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102086 Designing Teaching & Learning 2H 2017

Assignment 2: APST and QT Analysis Template

Section 1: Australian Professional Standards for Teachers

Evaluate the lesson plan according to the following Australian Professional Standards for Teachers. Only
standards directly addressed in Designing Teaching & Learning that are relevant to this assignment have been
included. However, this does not mean the other standards are irrelevant to lesson planning and evaluation
more generally.

Evaluation score 1 (poor) to 5 (excellent)


Comments incl. evidence for evaluation score (2 sentences)

1 Know students and how they learn


1.3 Students with diverse linguistic, cultural, religious and socioeconomic backgrounds
1234 Comments: No comment is made on the diversity of students in the class and if it has bearing
5 on the functioning of the lesson and the experiment. Could have planned similar to the peer
help option for students with reading difficulty.

1.4 Strategies for teaching Aboriginal and Torres Strait Islander students
1234 Comments: Does not comment on ATSI students in lesson plan.
5
1.5 Differentiate teaching to meet the specific learning needs of students across the full range of abilities
1234 Comments: The teacher incorporates well oral discussion, practical experiments, written
5 work, and includes additional ICT research work for GAT students, to try and meet a variety
of specific learning needs. Plans for assessment of participation, attentiveness and
contribution of students with different learning levels and needs with prompting questions and
discussion, but does not strategize how to engage disengaged students or slower learners.

1.6 Strategies to support full participation of students with disability


1234 Comments: The teacher has indicated accommodations for students with visual impairment as
5 well as students with reading difficulties in order to support full participation. Also involves
peer encouragement to assist with participation of students with reading difficulty. Could
include experiment alternative for students with physical impairment.

2 Know the content and how to teach it


2.2 Content selection and organisation
1234 Comments: Content selection was planned well in accordance with outcomes listed except for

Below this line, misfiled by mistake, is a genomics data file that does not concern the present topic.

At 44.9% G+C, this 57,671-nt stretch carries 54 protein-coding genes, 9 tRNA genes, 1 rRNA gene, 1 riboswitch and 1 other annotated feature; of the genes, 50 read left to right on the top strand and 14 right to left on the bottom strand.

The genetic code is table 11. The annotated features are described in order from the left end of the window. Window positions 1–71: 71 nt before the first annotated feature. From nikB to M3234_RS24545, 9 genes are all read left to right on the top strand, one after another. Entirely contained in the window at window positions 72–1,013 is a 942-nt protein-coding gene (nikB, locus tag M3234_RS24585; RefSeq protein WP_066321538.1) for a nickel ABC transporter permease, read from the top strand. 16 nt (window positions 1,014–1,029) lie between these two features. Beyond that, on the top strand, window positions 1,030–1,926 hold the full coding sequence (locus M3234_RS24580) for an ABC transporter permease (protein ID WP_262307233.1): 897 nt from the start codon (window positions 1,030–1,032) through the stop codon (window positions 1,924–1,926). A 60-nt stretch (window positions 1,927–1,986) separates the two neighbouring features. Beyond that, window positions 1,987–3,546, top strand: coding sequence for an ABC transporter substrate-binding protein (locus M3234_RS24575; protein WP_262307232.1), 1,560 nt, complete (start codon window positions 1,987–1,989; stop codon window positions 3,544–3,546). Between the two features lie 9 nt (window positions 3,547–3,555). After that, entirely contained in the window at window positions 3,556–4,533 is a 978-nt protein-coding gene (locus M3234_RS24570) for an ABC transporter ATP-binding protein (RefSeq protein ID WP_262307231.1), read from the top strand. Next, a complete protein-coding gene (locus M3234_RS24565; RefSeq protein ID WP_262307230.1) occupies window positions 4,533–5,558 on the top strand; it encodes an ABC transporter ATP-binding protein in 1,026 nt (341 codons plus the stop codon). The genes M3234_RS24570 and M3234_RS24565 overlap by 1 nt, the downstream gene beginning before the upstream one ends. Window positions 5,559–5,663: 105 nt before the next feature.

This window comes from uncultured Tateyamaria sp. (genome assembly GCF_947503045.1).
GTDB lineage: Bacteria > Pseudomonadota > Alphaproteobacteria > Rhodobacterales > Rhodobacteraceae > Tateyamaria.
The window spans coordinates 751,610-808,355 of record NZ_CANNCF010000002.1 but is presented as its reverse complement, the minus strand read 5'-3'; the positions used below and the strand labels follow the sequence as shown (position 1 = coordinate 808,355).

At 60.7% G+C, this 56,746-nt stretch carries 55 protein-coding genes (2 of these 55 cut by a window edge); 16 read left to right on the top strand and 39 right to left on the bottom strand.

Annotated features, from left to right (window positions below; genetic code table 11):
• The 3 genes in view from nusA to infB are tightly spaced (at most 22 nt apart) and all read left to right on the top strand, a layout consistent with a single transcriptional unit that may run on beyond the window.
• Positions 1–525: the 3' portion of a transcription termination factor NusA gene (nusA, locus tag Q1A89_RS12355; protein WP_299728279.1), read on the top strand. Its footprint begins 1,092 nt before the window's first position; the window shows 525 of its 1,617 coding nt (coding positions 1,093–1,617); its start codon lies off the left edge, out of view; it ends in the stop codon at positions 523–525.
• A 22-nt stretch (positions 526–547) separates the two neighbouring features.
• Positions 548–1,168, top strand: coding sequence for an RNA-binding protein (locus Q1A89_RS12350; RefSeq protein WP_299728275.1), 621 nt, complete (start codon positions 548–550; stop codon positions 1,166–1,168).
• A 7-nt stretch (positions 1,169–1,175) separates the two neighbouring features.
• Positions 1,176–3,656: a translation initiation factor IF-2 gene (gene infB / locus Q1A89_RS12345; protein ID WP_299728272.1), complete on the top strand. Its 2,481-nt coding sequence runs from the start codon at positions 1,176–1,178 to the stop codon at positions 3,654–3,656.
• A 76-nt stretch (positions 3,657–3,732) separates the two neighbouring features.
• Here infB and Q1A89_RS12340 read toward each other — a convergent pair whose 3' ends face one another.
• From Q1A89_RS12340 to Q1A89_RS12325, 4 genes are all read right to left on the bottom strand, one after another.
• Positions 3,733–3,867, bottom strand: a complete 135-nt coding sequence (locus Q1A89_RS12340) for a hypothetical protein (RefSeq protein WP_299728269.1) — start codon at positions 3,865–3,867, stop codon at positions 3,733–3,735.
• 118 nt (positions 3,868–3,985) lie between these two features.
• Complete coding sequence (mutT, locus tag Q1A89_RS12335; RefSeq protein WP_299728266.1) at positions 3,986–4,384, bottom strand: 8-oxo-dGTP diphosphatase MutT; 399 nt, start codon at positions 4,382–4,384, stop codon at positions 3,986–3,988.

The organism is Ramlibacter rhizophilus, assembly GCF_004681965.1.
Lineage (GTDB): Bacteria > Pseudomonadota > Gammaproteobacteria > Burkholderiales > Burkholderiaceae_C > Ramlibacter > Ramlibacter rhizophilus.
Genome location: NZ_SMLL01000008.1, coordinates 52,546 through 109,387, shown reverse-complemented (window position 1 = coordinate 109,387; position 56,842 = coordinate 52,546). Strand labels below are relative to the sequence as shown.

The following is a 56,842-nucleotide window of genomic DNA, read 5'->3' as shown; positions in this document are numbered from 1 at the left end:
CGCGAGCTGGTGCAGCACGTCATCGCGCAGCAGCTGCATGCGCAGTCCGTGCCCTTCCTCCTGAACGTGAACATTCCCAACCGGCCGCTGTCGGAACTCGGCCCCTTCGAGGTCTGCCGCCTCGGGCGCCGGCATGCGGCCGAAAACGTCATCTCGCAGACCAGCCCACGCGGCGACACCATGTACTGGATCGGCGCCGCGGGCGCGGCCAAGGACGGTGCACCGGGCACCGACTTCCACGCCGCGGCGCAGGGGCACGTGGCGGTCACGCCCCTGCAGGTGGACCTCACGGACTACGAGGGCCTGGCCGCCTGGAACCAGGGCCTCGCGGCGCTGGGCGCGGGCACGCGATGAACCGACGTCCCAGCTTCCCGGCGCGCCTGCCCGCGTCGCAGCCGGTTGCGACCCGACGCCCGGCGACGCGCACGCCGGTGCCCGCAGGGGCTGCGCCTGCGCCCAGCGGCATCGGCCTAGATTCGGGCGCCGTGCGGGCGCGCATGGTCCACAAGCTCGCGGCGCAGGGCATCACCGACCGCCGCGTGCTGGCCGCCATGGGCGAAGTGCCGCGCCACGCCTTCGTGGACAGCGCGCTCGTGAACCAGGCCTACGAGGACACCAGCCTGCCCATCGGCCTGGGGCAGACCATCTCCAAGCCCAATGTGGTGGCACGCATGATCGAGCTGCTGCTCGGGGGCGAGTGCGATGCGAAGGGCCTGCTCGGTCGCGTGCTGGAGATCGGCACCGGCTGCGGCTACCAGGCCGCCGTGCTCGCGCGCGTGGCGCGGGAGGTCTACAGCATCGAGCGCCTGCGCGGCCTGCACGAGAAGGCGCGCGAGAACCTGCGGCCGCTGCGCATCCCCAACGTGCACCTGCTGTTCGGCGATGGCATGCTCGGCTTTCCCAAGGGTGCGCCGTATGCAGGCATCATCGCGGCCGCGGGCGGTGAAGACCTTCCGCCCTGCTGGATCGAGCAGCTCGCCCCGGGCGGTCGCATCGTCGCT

5 the segment relating to catalysts, which was missing. The organisation was also strong,
beginning with discussion and brainstorming, followed by a practical experiment to engage
the students, supplemented with an ICT component to further reinforce the content being
learnt, before coming full circle and returning to an evaluation and discussion of the
experiment and lesson.

2.3 Curriculum, assessment and reporting


1234 Comments: Syllabus outcomes have been listed and addressed, however not all of the
5 outcomes will be completely met with the discussion of this experiment. In particular the first
and second outcome: CW4, as this lesson plan does not include discussion of catalysts and
their role in reactions. Furthermore, there is very little assessment being undertaken in this
lesson, and the only reporting being a planned review of students responses during
brainstorming in future lessons.

2.6 Information and Communication Technology (ICT)


1234 Comments: The plan integrates an interactive ICT component where students watch a video,
5 which reiterates the knowledge learnt in the experiment and also discusses the results,
allowing students to compare their own with that of the video. However this section was only
added into the lesson provided time was available rather than being an integral part of it.
Further, for the GAT students, there is an added task involving the use of their own devices
and internet to undertake further research and contribute to the discussion.
3 Plan for and implement effective teaching and learning
3.1 Establish challenging learning goals
1234 Comments: Learning objectives and syllabus outcomes have been listed and the majority have
5 been addressed throughout the lessons description. Could have been made to be more of a
challenge for the students thinking by including questions at the end of the method sheet
rather than just discuss and copy from the board.

3.2 Plan, structure and sequence learning programs


1234 Comments: The planning and structure of the lesson is seemingly well managed and flowing.
5 However the time allowed for the experiment may be a little short of what is necessary given